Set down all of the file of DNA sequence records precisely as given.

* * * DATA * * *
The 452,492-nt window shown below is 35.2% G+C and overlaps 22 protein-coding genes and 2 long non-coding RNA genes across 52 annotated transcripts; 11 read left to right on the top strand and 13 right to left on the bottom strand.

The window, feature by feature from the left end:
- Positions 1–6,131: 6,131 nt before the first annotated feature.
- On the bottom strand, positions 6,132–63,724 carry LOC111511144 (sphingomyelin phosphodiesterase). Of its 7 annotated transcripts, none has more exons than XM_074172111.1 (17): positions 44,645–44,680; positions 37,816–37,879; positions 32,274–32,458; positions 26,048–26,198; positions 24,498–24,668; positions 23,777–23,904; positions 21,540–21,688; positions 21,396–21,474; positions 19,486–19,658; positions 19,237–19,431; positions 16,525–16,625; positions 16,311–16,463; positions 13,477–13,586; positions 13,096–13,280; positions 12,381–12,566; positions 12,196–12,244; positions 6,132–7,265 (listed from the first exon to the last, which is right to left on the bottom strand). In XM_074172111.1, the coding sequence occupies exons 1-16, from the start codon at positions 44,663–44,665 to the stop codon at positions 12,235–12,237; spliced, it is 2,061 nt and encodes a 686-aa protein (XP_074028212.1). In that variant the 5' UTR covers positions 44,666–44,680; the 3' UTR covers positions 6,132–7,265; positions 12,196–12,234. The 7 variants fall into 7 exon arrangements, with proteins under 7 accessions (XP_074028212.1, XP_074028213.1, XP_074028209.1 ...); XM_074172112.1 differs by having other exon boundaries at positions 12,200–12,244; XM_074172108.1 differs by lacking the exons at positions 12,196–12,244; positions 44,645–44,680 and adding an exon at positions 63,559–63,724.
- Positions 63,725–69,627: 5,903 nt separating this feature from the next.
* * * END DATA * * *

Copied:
The 452,492-nt window shown below is 35.2% G+C and overlaps 22 protein-coding genes and 2 long non-coding RNA genes across 52 annotated transcripts; 11 read left to right on the top strand and 13 right to left on the bottom strand.

The window, feature by feature from the left end:
- Positions 1–6,131: 6,131 nt before the first annotated feature.
- On the bottom strand, positions 6,132–63,724 carry LOC111511144 (sphingomyelin phosphodiesterase). Of its 7 annotated transcripts, none has more exons than XM_074172111.1 (17): positions 44,645–44,680; positions 37,816–37,879; positions 32,274–32,458; positions 26,048–26,198; positions 24,498–24,668; positions 23,777–23,904; positions 21,540–21,688; positions 21,396–21,474; positions 19,486–19,658; positions 19,237–19,431; positions 16,525–16,625; positions 16,311–16,463; positions 13,477–13,586; positions 13,096–13,280; positions 12,381–12,566; positions 12,196–12,244; positions 6,132–7,265 (listed from the first exon to the last, which is right to left on the bottom strand). In XM_074172111.1, the coding sequence occupies exons 1-16, from the start codon at positions 44,663–44,665 to the stop codon at positions 12,235–12,237; spliced, it is 2,061 nt and encodes a 686-aa protein (XP_074028212.1). In that variant the 5' UTR covers positions 44,666–44,680; the 3' UTR covers positions 6,132–7,265; positions 12,196–12,234. The 7 variants fall into 7 exon arrangements, with proteins under 7 accessions (XP_074028212.1, XP_074028213.1, XP_074028209.1 ...); XM_074172112.1 differs by having other exon boundaries at positions 12,200–12,244; XM_074172108.1 differs by lacking the exons at positions 12,196–12,244; positions 44,645–44,680 and adding an exon at positions 63,559–63,724.
- Positions 63,725–69,627: 5,903 nt separating this feature from the next.